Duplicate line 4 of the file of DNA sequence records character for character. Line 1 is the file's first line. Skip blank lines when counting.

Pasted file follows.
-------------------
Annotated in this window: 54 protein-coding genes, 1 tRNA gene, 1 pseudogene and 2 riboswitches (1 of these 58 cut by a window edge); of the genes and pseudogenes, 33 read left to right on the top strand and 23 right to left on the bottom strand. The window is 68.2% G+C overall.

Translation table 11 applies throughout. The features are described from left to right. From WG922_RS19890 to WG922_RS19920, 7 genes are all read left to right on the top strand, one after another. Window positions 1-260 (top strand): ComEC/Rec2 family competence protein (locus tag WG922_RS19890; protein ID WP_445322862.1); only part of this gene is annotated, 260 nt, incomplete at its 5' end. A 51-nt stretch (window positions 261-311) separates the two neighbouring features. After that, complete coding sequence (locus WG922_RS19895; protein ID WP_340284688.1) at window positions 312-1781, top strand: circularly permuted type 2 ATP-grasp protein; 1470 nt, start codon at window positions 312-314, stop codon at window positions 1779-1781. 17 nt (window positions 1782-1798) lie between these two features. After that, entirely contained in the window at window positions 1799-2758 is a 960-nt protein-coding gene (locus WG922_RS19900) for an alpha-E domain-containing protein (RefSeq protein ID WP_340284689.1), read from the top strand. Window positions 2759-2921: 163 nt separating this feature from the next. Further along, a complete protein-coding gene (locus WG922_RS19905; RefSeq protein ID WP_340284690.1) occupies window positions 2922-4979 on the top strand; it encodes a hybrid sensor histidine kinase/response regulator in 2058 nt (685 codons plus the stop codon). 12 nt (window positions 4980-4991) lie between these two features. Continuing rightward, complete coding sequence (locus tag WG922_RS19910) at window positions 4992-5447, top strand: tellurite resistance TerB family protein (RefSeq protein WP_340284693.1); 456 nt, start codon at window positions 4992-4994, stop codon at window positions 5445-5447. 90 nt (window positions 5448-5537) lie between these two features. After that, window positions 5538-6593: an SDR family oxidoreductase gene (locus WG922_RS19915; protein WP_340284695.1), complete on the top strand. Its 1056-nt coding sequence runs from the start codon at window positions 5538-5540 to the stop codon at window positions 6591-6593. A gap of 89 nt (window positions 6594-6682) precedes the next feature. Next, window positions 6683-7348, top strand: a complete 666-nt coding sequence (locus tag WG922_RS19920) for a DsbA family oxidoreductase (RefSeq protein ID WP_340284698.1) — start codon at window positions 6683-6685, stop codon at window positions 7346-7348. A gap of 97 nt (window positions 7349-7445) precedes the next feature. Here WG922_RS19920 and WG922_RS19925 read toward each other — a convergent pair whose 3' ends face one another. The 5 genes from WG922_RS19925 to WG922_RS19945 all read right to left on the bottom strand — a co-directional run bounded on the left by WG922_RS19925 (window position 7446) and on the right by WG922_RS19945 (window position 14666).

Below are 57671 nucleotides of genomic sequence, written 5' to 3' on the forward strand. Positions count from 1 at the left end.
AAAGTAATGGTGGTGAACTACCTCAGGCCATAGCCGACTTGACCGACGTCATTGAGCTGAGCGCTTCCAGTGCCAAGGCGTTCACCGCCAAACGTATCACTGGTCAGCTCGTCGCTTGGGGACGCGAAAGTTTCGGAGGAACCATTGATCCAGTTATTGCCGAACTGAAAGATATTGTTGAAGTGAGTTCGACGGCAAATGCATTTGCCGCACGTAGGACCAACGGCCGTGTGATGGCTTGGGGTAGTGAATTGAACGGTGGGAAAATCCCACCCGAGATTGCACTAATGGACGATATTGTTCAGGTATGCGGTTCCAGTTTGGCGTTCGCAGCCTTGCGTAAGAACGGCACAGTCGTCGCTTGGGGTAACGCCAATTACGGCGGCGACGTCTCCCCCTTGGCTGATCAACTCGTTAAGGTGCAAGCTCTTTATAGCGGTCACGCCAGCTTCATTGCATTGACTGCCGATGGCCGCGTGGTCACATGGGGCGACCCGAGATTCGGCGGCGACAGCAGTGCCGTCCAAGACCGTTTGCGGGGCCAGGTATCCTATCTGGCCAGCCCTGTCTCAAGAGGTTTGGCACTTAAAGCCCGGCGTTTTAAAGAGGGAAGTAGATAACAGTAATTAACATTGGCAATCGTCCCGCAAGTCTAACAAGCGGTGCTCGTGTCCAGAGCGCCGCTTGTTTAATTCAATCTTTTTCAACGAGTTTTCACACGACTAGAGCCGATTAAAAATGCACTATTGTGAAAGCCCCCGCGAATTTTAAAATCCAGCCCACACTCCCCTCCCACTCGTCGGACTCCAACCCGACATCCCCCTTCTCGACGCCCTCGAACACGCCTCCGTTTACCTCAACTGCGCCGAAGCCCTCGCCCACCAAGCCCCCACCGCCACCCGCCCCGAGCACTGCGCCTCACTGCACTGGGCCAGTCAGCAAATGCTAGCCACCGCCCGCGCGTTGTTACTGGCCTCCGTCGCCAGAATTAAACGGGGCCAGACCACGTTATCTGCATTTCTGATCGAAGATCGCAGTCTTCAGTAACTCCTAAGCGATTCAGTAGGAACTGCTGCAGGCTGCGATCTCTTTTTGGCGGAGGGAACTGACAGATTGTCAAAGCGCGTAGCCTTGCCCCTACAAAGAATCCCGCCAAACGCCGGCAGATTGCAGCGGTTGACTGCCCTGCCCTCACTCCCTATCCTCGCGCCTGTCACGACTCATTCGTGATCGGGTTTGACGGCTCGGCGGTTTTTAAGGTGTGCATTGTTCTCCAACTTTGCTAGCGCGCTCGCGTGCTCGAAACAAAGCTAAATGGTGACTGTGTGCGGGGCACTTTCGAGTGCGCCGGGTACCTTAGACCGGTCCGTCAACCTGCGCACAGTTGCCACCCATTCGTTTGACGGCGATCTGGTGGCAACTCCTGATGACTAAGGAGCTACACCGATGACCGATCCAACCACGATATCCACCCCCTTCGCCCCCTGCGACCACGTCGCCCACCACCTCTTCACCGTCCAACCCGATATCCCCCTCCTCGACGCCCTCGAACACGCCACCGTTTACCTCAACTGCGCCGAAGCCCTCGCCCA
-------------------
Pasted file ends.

AAAGTAATGGTGGTGAACTACCTCAGGCCATAGCCGACTTGACCGACGTCATTGAGCTGAGCGCTTCCAGTGCCAAGGCGTTCACCGCCAAACGTATCACTGGTCAGCTCGTCGCTTGGGGACGCGAAAGTTTCGGAGGAACCATTGATCCAGTTATTGCCGAACTGAAAGATATTGTTGAAGTGAGTTCGACGGCAAATGCATTTGCCGCACGTAGGACCAACGGCCGTGTGATGGCTTGGGGTAGTGAATTGAACGGTGGGAAAATCCCACCCGAGATTGCACTAATGGACGATATTGTTCAGGTATGCGGTTCCAGTTTGGCGTTCGCAGCCTTGCGTAAGAACGGCACAGTCGTCGCTTGGGGTAACGCCAATTACGGCGGCGACGTCTCCCCCTTGGCTGATCAACTCGTTAAGGTGCAAGCTCTTTATAGCGGTCACGCCAGCTTCATTGCATTGACTGCCGATGGCCGCGTGGTCACATGGGGCGACCCGAGATTCGGCGGCGACAGCAGTGCCGTCCAAGACCGTTTGCGGGGCCAGGTATCCTATCTGGCCAGCCCTGTCTCAAGAGGTTTGGCACTTAAAGCCCGGCGTTTTAAAGAGGGAAGTAGATAACAGTAATTAACATTGGCAATCGTCCCGCAAGTCTAACAAGCGGTGCTCGTGTCCAGAGCGCCGCTTGTTTAATTCAATCTTTTTCAACGAGTTTTCACACGACTAGAGCCGATTAAAAATGCACTATTGTGAAAGCCCCCGCGAATTTTAAAATCCAGCCCACACTCCCCTCCCACTCGTCGGACTCCAACCCGACATCCCCCTTCTCGACGCCCTCGAACACGCCTCCGTTTACCTCAACTGCGCCGAAGCCCTCGCCCACCAAGCCCCCACCGCCACCCGCCCCGAGCACTGCGCCTCACTGCACTGGGCCAGTCAGCAAATGCTAGCCACCGCCCGCGCGTTGTTACTGGCCTCCGTCGCCAGAATTAAACGGGGCCAGACCACGTTATCTGCATTTCTGATCGAAGATCGCAGTCTTCAGTAACTCCTAAGCGATTCAGTAGGAACTGCTGCAGGCTGCGATCTCTTTTTGGCGGAGGGAACTGACAGATTGTCAAAGCGCGTAGCCTTGCCCCTACAAAGAATCCCGCCAAACGCCGGCAGATTGCAGCGGTTGACTGCCCTGCCCTCACTCCCTATCCTCGCGCCTGTCACGACTCATTCGTGATCGGGTTTGACGGCTCGGCGGTTTTTAAGGTGTGCATTGTTCTCCAACTTTGCTAGCGCGCTCGCGTGCTCGAAACAAAGCTAAATGGTGACTGTGTGCGGGGCACTTTCGAGTGCGCCGGGTACCTTAGACCGGTCCGTCAACCTGCGCACAGTTGCCACCCATTCGTTTGACGGCGATCTGGTGGCAACTCCTGATGACTAAGGAGCTACACCGATGACCGATCCAACCACGATATCCACCCCCTTCGCCCCCTGCGACCACGTCGCCCACCACCTCTTCACCGTCCAACCCGATATCCCCCTCCTCGACGCCCTCGAACACGCCACCGTTTACCTCAACTGCGCCGAAGCCCTCGCCCA